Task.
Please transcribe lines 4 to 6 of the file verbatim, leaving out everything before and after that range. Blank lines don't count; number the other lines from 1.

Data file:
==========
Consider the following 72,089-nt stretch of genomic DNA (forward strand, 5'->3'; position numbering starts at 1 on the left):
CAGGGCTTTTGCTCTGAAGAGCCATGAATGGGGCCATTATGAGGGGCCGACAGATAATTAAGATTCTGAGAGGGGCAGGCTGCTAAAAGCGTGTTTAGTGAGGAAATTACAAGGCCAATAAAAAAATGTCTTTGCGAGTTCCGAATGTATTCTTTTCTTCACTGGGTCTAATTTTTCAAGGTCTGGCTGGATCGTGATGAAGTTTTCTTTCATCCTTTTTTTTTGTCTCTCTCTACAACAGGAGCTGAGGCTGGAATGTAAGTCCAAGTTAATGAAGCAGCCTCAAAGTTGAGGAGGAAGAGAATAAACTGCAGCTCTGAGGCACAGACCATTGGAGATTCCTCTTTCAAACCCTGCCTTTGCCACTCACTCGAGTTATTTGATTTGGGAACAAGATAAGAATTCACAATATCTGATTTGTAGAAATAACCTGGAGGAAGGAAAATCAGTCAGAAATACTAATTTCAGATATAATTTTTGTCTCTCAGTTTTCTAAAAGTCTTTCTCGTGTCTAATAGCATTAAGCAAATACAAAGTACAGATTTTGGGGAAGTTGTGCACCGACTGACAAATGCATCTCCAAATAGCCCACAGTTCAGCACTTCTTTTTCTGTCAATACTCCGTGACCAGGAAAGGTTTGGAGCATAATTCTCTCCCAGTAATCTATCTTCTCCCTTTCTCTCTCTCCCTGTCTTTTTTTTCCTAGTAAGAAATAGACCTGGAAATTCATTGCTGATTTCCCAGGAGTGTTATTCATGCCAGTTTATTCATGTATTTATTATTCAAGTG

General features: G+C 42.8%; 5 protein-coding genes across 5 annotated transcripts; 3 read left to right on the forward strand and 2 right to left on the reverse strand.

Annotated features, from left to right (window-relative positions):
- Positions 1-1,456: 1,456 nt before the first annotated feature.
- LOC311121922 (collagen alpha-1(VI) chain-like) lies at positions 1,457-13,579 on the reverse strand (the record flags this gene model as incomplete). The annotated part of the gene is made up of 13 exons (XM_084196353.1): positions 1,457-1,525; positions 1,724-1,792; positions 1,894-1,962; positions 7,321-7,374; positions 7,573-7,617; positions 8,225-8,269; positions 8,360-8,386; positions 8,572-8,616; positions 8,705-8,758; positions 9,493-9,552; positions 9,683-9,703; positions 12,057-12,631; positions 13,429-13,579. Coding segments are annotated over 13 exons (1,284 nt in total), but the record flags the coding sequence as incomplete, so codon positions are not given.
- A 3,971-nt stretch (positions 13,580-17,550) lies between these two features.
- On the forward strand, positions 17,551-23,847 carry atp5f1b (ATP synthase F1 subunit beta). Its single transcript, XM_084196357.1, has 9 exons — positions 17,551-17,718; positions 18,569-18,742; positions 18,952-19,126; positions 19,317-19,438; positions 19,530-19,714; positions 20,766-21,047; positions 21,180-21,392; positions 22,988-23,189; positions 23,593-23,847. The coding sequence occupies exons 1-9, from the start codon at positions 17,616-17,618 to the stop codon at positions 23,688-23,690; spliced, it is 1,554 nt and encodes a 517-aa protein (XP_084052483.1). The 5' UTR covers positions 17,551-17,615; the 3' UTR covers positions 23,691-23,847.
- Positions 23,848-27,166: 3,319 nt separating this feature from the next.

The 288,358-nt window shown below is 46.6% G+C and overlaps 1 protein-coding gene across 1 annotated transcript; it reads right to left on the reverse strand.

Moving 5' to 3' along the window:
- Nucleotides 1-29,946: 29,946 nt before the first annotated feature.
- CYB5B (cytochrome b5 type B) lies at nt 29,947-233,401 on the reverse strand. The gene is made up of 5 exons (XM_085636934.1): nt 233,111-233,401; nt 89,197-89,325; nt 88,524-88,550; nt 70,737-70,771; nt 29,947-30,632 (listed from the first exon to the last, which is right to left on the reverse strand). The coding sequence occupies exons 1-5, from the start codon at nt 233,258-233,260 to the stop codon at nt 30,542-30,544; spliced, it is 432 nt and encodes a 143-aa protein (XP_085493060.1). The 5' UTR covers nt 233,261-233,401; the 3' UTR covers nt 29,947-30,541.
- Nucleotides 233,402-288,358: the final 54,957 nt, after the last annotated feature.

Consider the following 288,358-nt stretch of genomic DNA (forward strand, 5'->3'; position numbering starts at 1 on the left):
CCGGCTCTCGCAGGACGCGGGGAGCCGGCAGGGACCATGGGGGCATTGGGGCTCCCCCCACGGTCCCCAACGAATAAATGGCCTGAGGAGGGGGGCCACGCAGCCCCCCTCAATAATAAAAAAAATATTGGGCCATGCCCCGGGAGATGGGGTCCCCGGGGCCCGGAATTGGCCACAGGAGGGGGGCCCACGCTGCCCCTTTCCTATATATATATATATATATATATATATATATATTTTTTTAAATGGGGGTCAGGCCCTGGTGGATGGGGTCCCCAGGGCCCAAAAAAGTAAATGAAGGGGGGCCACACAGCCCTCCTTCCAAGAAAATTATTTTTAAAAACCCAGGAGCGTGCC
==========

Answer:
Annotated features, from left to right (window-relative positions):
- Positions 1-1,456: 1,456 nt before the first annotated feature.
- LOC311121922 (collagen alpha-1(VI) chain-like) lies at positions 1,457-13,579 on the reverse strand (the record flags this gene model as incomplete). The annotated part of the gene is made up of 13 exons (XM_084196353.1): positions 1,457-1,525; positions 1,724-1,792; positions 1,894-1,962; positions 7,321-7,374; positions 7,573-7,617; positions 8,225-8,269; positions 8,360-8,386; positions 8,572-8,616; positions 8,705-8,758; positions 9,493-9,552; positions 9,683-9,703; positions 12,057-12,631; positions 13,429-13,579. Coding segments are annotated over 13 exons (1,284 nt in total), but the record flags the coding sequence as incomplete, so codon positions are not given.